A bill expected to pass Congress this week would require the Federal Aviation Administration to establish minimum standards for seat sizes and legroom on airplanes, according to the office of Sen. Chuck Schumer.
Schumer added the flyer-friendly amendment to the Federal Aviation Administration Reauthorization Act, which the Senate will introduce Monday night and likely vote to approve by Wednesday or Thursday, Schumer spokesman Angelo Roefaro said.
The pending legislation comes after the FAA said over the summer that it would not regulate the dimensions of airline seats, a decision that Schumer has rallied against.
“When talking to travelers, the number one complaint I hear is shrinking legroom and cramped seats on planes,” Schumer wrote in a statement. “Consumers are tired of being packed into airplanes like sardines, and that’s why we must get a handle on this deep-seated problem before it goes any further."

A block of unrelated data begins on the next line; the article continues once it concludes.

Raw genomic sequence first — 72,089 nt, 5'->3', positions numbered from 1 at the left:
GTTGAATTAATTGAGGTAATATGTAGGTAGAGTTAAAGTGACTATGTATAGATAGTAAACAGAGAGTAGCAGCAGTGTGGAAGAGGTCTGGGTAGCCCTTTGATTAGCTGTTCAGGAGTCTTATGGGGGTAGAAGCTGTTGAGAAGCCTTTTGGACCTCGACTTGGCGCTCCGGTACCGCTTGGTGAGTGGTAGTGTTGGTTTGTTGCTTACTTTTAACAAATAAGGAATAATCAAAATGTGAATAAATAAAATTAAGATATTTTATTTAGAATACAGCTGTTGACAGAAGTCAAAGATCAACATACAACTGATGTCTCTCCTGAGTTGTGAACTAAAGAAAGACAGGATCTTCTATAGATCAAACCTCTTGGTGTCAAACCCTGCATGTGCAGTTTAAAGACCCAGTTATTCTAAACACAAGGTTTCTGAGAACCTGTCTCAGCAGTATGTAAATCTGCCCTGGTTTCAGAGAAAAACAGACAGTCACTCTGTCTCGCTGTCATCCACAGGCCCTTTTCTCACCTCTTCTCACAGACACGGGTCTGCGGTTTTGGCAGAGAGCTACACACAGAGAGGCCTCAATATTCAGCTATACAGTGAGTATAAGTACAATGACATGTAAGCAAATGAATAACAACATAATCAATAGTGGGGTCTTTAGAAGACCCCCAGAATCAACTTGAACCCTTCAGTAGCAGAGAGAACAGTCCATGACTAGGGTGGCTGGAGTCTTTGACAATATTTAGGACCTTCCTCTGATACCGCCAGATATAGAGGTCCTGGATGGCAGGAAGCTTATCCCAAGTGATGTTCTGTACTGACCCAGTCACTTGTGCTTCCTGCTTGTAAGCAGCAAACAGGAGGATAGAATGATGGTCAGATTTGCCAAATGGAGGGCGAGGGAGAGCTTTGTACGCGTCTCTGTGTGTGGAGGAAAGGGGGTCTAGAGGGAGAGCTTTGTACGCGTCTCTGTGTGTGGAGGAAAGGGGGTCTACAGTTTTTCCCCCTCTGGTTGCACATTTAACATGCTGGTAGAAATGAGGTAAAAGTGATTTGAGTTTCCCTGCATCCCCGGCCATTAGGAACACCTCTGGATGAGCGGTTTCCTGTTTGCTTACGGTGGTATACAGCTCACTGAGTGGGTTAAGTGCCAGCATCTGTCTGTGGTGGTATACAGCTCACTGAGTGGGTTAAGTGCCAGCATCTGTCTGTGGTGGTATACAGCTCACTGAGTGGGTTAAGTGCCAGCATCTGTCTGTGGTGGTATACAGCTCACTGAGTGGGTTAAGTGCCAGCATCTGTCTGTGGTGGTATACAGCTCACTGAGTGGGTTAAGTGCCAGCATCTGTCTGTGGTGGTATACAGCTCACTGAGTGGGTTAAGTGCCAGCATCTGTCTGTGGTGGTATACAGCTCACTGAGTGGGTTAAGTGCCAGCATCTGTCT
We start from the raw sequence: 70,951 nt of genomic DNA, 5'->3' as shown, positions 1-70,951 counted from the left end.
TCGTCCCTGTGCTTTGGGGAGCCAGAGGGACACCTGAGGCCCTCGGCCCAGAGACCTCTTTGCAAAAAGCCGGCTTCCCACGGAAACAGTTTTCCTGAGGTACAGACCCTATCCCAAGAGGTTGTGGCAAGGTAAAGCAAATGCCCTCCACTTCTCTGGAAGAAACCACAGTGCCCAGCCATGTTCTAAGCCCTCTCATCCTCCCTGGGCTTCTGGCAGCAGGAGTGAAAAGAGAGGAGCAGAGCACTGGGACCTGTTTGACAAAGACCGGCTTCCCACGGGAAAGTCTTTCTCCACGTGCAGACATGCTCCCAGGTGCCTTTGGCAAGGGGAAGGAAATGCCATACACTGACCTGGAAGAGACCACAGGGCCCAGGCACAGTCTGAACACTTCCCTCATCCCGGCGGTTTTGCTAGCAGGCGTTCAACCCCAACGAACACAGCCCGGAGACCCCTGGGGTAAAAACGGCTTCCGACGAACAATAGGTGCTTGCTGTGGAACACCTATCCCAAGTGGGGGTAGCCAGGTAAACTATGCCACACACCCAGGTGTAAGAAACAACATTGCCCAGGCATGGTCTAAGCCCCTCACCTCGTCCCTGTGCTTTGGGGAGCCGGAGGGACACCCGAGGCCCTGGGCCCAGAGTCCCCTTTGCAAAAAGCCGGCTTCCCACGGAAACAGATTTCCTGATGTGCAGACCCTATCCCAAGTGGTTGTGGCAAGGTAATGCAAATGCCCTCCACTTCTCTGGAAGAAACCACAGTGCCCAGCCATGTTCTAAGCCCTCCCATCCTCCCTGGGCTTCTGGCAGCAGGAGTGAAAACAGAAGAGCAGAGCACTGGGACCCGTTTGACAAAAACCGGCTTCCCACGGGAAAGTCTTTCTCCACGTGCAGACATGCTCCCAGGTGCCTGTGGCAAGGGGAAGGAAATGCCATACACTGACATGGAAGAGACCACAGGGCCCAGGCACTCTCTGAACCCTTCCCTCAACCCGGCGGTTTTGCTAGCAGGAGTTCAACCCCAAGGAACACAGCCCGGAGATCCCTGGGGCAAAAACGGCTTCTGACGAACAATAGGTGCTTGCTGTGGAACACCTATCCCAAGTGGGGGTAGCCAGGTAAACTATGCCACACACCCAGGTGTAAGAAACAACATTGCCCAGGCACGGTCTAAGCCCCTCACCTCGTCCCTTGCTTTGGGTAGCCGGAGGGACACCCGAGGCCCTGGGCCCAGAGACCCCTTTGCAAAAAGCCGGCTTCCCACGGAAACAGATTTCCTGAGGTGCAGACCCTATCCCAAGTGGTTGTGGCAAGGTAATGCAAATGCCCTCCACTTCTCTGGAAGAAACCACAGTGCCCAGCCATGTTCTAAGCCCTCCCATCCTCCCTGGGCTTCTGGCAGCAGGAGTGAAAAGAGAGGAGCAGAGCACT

The House of Representatives has already passed the reauthorization bill, Roefaro said.
An FAA official said of the legislation Sunday: "Since we are currently reviewing the legislation, we will not comment on how we plan to implement any particular provision at this time."
Schumer wrote in the release that the FAA should seek input from experts and consumers in establishing the minimum sizes for airplane seats and legroom, both of which have shrunk in recent decades.
The bill will also prohibit airlines from bumping passengers involuntarily off flights that they have already boarded and require them to provide faster refunds for services that customers purchased but did not receive, according to the release.